Sunday, April 06, 2014

A Roman Pilgrim at the Station Churches - Part 10

Friday of the Fourth Week of Lent - Sant’Eusebio
This church was chosen as the Station for the Mass at which the Gospel of the Raising of Lazarus (St. John 11, 1-45) was traditionally read, because immediately in front of the site was a very ancient burial area, the Campus Esquilinus.

This plaque in the portico notes that Pope Gregory IX (1227-1241) consecrated the church on the day of the Lenten Station in 1238. (March 19th)
Passiontide veils, making not just a comeback, but an early appearance...

Saturday of the Fourth Week of Lent - San Nicola in Carcere
The Station for this day was originally at Saint Lawrence Outside-the-Walls, but later transferred into the city at the church with the peculiar name of “Santa Clause in Prison”. This stems for a legend that St Nicholas of Myra was brought to Rome by the Emperor Constantius II for his opposition to Arianism, and imprisoned in the basement of one of the three small Roman temples on which the church now sits.
This notice board for the Stations appeared out of nowhere for the first time on Saturday of the Fourth Week of Lent. Note that the day is referred to by its traditional liturgical name, “Sitientes”, the first word of the Introit. It was formerly a day commonly chosen for ordinations. In the Middle Ages, the station for the following day was announced by one of the Papal notaries at the Mass, with the words, “Holy Father, tomorrow the station will take place at such-and-such a church”, to which the Pope himself would reply, “Thanks be to God.”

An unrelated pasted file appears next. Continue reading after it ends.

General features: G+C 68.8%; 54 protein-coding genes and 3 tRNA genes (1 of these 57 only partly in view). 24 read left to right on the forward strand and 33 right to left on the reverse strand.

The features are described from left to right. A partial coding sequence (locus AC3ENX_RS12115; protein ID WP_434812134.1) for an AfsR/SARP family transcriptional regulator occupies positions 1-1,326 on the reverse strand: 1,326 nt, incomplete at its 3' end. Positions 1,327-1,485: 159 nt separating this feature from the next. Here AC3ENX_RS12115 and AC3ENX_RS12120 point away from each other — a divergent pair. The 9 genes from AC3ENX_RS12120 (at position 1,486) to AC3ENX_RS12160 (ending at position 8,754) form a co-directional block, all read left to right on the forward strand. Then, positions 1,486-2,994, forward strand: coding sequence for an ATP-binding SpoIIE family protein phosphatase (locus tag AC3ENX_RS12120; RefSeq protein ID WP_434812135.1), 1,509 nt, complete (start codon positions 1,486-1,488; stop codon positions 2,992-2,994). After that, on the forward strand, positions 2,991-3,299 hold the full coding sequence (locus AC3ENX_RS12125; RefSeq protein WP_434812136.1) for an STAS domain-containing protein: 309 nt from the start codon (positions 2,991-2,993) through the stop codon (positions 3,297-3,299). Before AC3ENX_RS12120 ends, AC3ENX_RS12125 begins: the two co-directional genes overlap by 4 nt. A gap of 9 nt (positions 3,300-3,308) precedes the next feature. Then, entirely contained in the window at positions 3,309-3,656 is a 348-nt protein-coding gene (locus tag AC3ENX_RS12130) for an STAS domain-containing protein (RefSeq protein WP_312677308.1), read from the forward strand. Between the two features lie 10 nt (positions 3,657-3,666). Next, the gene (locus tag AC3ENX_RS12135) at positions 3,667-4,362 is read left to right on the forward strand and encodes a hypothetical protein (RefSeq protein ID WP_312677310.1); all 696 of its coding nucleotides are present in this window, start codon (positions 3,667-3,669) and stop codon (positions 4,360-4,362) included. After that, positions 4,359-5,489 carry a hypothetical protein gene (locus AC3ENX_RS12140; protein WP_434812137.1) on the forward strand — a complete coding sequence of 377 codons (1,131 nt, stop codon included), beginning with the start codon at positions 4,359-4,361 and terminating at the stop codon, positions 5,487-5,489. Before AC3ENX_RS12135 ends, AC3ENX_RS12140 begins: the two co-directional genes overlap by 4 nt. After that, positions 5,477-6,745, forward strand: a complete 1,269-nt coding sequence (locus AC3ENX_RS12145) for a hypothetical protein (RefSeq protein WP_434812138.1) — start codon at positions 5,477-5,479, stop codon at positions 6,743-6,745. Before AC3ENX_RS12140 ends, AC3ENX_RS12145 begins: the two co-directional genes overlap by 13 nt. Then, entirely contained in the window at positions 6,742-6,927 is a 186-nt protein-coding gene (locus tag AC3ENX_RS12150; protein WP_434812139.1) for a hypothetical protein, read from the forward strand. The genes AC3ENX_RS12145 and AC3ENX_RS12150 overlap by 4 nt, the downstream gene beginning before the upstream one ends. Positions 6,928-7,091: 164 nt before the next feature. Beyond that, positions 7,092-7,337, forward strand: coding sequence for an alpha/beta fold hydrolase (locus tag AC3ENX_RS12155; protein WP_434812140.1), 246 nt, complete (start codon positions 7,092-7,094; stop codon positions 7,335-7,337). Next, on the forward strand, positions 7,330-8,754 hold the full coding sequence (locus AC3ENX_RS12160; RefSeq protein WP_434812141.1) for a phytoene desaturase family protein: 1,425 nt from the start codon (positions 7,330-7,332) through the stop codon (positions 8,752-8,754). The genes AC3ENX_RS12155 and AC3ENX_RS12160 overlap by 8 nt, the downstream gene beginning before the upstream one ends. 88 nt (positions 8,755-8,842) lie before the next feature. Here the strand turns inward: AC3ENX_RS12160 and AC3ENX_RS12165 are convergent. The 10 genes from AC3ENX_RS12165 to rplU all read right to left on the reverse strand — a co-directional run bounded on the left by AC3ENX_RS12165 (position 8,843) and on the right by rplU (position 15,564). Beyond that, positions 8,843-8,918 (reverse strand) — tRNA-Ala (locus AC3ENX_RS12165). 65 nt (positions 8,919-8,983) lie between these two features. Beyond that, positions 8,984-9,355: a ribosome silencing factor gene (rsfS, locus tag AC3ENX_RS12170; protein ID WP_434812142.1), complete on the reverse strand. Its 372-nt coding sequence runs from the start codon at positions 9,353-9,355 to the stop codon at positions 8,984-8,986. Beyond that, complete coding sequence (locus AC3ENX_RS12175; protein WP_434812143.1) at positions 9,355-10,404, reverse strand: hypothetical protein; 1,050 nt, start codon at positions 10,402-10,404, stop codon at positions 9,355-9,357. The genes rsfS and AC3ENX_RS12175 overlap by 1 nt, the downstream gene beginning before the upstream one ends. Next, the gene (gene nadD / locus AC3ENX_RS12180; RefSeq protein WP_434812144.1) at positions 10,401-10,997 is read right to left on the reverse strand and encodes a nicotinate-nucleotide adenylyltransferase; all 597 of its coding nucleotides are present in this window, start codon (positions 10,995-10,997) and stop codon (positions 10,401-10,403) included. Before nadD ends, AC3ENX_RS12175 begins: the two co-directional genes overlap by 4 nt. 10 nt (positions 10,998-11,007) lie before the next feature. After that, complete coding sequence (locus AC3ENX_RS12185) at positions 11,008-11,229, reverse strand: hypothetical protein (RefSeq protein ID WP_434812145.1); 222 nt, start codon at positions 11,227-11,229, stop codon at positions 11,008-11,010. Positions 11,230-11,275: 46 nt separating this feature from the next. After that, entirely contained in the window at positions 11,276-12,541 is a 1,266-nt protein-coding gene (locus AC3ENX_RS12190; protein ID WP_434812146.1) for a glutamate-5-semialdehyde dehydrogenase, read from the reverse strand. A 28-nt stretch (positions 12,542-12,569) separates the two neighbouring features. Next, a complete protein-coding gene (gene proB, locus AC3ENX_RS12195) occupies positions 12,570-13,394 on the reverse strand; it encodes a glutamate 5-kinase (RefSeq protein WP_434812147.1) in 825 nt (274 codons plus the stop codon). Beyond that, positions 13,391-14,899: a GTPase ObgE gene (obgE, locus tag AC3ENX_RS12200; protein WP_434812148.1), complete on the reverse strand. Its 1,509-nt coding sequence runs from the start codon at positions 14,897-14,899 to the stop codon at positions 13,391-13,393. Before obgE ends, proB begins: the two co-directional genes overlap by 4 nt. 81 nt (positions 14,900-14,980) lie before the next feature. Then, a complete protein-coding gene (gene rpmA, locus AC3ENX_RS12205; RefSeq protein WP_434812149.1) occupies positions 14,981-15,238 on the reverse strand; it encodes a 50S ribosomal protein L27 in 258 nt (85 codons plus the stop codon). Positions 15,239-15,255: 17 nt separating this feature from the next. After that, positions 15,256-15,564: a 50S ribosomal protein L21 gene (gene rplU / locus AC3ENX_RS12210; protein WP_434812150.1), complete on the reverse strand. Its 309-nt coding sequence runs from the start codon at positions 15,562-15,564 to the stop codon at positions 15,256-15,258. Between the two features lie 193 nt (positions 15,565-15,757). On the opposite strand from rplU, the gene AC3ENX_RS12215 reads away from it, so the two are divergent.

The same day (April 5th), the Feast of St. Vincent Ferrer - Sung Mass in the Dominican Rite at Santissima Trinità dei Pellegrini
Earlier in the day, our correspondent Agnese was at the FSSP parish in Rome, and took some photographs of a Sung Mass in the Dominican Rite for the feast of St Vincent Ferrer. At the end of the Mass, holy water was blessed with a relic of St Vincent, which was presented to the faithful to be kissed. The “Vincentian water” is commonly used to bless the sick, since St Vincent performed innumerable miraculous cures in his lifetime and afterwards. 

The Dominican Rite (Use) has preserved one of the most beautiful customs commonly held in the Middle Ages, by which the priest immediately after the Consecration stretches his arms out in the form of a Cross.

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